Angkor: Cambodia's jewel in the jungle
By Joe Havely
(CNN) -- The ancient city of Angkor, the center of a bizarre modern day spat between Cambodia and Thailand, is the jewel of Cambodia's cultural heritage.
Even the radical Khmer Rouge regime, which ruled Cambodia in the 1970s and butchered most of its culture, regarded Angkor with a sense of awe and held it up as the peak of Cambodian civilization.
Much of the city's fame focuses on the monumental temple of Angkor Wat, an image of which appears on Cambodia's flag as well as gracing countless postcards and guidebook covers.
Certainly the temple itself is an architectural marvel of the ancient world, built in a perfect square more than a kilometer on each side and listed by the United Nations as a world heritage monument.
The temple's five towers, representing the mythical Hindu holy mountain, Mount Meru, dominate the surrounding jungle giving it, for many visitors, an Indiana Jones-type appeal.
The temple is surrounded by a huge moat which, according to legend, was once stocked with particularly ferocious crocodiles.
Angkor Wat itself has over well over a kilometer of intricate carvings, depicting scenes from the Hindu epic tale the Ramayana in vivid detail.
In fact the city of Angkor comprises well over 70 temples, in various states of repair, spread across more than 30 square kilometers.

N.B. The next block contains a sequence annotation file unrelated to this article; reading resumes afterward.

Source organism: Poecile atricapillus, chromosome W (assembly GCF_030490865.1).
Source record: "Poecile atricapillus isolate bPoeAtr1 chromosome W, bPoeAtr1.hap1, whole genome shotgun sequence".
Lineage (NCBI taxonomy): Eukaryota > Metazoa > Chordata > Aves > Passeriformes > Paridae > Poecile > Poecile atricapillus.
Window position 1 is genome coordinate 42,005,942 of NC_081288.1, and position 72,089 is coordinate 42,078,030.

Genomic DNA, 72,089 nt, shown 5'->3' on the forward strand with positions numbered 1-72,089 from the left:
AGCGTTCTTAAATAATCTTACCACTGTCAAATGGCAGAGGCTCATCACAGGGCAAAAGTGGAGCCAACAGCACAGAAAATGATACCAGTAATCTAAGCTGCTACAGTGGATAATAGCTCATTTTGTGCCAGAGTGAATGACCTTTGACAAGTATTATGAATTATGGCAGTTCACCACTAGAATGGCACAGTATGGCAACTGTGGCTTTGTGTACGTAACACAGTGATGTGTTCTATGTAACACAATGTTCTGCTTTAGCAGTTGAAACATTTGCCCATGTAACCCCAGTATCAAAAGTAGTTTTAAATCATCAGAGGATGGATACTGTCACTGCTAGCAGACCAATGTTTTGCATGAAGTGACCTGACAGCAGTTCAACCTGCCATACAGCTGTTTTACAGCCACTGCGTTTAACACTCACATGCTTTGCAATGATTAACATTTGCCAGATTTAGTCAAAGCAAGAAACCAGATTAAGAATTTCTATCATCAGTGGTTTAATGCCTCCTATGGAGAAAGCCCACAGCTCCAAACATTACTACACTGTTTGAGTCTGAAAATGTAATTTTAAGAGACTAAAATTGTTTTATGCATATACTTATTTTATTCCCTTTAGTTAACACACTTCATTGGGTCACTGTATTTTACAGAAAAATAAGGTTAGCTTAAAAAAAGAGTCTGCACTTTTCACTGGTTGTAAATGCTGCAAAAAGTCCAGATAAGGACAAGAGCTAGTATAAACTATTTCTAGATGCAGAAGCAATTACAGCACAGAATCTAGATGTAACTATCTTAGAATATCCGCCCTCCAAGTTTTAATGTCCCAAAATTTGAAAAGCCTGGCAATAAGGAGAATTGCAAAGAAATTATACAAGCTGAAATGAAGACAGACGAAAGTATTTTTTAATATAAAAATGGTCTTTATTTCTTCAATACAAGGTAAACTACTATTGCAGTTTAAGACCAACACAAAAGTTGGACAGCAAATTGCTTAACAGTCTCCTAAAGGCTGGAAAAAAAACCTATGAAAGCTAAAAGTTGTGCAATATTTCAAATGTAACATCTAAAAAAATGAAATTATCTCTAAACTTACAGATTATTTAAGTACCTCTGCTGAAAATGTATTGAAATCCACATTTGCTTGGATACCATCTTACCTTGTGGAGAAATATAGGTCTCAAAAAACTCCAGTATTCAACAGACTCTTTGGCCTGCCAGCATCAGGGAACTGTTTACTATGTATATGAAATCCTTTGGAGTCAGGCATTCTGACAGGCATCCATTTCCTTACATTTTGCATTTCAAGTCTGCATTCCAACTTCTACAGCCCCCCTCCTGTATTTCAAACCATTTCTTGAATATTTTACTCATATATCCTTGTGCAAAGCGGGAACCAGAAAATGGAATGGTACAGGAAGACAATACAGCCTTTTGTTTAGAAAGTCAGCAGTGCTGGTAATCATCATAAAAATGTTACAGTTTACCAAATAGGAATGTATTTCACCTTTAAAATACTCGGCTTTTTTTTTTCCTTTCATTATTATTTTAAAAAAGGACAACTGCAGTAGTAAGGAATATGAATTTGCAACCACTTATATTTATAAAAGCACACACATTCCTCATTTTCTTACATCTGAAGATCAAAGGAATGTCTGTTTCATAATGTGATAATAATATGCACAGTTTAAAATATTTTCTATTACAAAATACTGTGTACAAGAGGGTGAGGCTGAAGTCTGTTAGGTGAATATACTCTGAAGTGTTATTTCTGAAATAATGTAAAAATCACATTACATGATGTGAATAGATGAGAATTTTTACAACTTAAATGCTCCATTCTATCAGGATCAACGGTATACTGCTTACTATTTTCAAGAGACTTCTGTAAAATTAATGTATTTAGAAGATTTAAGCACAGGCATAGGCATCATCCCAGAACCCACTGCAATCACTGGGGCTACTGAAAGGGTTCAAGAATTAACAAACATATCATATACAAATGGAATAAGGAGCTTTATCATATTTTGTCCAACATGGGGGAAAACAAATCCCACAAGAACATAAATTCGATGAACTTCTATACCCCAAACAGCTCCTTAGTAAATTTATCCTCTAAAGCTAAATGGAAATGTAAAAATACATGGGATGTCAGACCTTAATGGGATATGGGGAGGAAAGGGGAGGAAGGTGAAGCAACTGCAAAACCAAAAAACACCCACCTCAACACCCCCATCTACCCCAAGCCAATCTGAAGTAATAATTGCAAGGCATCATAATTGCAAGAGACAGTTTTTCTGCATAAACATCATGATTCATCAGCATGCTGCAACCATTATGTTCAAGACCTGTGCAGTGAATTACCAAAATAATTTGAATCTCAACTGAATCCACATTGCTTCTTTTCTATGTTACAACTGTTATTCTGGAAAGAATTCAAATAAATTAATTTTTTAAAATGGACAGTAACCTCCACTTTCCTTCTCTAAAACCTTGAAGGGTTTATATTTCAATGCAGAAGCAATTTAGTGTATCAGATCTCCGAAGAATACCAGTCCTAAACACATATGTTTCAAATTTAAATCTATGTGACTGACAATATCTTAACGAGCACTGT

The city was built between the ninth and 14th centuries at the height of Cambodia's Khmer empire, which once governed much of modern day Thailand, Vietnam, and Laos as well as parts of southern China and Myanmar, and, of course, Cambodia itself.
Only religious structures were permitted to be built from stone, the rest of the city was built from wood and has long since succumbed to the humidity of Cambodia's jungle.
Today it is only the temples that survive, the remnants of a metropolis that was the envy of the ancient Southeast Asian world.
However, other than what has been interpreted from a few inscriptions and the lavish carved panels that cover many of the temples, little is known about the Khmer way of life in the time of Angkor.
Archaeological excavations have revealed that the city's agricultural system was supplied by a highly sophisticated network of canals and reservoirs that kept the rice paddies irrigated.
City of gold
According to one of the only written accounts of Angkor in its heyday, written in the 13th century by visiting Chinese ambassador Zhou Daguan, the city itself was a truly spectacular place dripping with gold and the riches of empire.
"At the center of the Kingdom rises a Golden Tower flanked by more than twenty lesser towers and several hundred stone chambers," Zhou wrote.
"On the eastern side is a golden bridge guarded by two lions of gold, one on each side, with eight golden Buddhas spaced along the stone chambers."
Today, all the gold and jewels have long gone -- much of it looted by invading Thai armies in the 14th and 15th centuries as the Khmer empire, in the tradition of all once mighty empires, overstretched itself and fell into decline.
But the legends of Angkor's magnificence remain and have become an important part of contemporary Cambodian society.
Beyond its portrayal on the national flag, Angkor today is a focus of national pride and identity for a people still trying to come to terms with the turmoil and bloodshed inflicted by the Khmer Rouge regime.
It is also valued as Cambodia's principal tourist draw-card -- a vital asset for one of the poorest countries in Asia.